The contract system, particularly in the home-based industries, exhibits many features of the similarly named contract system and domestic industry in the early periods of capitalist development in Europe, as described by Marx in Capital. However it is not, as some believe, an inheritance from an earlier, less developed, mode of production that has not yet been eliminated. On the contrary, today's contract system and other “old” forms of exploitation, have been introduced, and are currently expanding, on behalf of imperialist monopoly capital, by (sub)contractors to huge capitalists in textile or retail, who act as financiers and directors of the whole operation.

Whilst this system clearly incorporates long standing forms of social oppression such as women's oppression, pre-capitalist forms of exploitation, national oppression and religious sectarianism that go back centuries, revolutionaries and working class activists have to understand that these features are actually taken up and enforced by monopoly capital. Thereby they reproduce and feed into an imperialist division of the world market and global chains of production. This point is particularly important because liberals and social-democratic or Stalinist reformists tend to see these backward forms as remnants from pre-capitalist forms of exploitation and patriarchy that need to be overcome by introducing a programme of social reforms and labour regulation as in the Western countries.

In reality, while the informal sector and the contract system make use of traditional forms of exploitation and oppression, their growth can only be understood in the context of the imperialist, that is, the contemporary, global capitalist order. Its requirements are at the heart of the expansion of the “informal” sector, the imposition of the contract system and the enforcing and reinforcing of women's oppression and child labour. Therefore, the struggle for labour rights and the gender, national and religious equality of all workers needs to be linked to the struggle against imperialist exploitation of the country.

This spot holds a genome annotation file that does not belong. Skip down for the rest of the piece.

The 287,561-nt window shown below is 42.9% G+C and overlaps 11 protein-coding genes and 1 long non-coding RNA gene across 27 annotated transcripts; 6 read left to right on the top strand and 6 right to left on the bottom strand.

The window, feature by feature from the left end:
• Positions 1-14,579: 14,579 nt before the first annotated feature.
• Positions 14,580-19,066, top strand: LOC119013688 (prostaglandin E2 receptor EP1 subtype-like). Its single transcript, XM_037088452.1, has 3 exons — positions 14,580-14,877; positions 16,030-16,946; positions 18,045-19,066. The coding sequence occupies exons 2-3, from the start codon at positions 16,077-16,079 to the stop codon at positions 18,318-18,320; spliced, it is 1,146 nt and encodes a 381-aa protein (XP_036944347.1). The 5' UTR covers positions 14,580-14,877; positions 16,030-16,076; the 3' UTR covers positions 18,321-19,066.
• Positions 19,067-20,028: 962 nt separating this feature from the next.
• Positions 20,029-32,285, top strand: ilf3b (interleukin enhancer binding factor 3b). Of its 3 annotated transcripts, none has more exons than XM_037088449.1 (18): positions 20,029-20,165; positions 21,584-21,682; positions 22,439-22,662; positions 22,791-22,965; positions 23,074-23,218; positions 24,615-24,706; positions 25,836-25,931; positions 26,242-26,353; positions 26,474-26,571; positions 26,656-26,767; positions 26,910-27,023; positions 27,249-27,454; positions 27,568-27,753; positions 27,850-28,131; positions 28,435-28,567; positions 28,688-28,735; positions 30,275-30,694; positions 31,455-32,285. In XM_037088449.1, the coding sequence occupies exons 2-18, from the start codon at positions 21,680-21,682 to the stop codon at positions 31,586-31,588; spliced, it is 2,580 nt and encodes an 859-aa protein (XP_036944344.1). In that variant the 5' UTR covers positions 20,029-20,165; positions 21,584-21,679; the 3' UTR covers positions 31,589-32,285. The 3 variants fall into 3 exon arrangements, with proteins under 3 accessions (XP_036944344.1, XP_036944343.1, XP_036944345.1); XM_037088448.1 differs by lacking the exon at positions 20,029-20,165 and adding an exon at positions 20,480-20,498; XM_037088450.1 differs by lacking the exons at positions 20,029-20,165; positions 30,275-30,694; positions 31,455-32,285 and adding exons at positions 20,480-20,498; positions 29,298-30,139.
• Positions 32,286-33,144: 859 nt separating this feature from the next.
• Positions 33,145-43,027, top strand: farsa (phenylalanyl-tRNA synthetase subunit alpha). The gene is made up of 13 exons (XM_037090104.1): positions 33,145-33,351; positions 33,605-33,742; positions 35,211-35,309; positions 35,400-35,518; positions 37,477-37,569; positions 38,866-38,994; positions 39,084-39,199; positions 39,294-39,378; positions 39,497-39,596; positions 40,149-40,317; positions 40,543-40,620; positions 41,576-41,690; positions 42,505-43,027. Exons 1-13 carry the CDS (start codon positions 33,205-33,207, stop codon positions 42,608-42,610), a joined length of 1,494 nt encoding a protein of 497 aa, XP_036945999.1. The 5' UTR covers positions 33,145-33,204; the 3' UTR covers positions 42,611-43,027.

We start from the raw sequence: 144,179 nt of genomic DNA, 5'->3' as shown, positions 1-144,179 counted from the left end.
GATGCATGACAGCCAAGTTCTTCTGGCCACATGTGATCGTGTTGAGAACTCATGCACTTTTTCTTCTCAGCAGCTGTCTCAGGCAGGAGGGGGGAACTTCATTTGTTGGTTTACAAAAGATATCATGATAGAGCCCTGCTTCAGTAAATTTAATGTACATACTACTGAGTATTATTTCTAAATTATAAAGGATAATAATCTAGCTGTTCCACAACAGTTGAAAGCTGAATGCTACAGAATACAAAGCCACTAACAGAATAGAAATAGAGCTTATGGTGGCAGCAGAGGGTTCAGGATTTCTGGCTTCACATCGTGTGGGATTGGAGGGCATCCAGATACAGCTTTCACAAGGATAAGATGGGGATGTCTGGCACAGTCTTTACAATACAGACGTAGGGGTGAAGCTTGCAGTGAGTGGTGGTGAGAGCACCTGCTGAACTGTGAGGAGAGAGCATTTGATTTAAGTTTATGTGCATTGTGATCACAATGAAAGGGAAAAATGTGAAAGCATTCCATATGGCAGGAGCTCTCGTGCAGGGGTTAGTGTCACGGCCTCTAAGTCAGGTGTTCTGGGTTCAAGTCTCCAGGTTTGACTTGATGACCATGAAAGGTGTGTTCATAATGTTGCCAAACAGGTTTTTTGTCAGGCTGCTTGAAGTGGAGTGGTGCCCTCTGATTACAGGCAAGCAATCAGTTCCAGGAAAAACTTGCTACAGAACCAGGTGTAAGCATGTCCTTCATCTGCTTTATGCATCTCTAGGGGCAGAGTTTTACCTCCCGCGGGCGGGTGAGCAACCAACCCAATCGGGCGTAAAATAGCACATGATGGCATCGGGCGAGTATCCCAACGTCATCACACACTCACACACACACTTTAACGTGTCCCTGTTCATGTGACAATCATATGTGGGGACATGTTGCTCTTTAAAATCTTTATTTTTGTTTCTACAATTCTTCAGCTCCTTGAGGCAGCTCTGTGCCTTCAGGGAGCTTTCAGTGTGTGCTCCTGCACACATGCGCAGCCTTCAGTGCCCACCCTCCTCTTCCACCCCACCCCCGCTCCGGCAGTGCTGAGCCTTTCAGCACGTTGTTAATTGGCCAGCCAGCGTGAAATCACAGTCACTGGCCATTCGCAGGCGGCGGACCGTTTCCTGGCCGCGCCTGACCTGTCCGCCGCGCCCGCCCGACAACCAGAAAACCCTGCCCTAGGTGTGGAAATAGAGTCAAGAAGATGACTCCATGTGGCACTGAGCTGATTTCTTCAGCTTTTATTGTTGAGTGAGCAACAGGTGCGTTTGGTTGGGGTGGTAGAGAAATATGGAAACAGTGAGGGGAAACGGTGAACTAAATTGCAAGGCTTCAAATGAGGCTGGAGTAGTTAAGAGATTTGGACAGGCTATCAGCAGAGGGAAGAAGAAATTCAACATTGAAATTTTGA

The working class in Pakistan is not confined to the informal sector. In private industry and manufacturing, workers in small scale enterprises are, generally speaking, unorganised but even in the larger sites unionisation is very low. The reason for this, however, is different from the small scale industry or workshop. It is a result of defeats, going back to historic, dramatic defeats of the quite militant, left wing unions of the 1970s under the Zia dictatorship and the imposition of neo-liberalism after the cold war.

In Pakistan, workers in the public sector are better organised than in the private. Despite neo-liberal reforms and privatisation, there are still important sectors under state ownership such as PIA, energy companies, rail and parts of the health sector, which are relatively militant and in an economically strong position or relatively popular with the public, for example, health workers.

Trade unions and labour regulations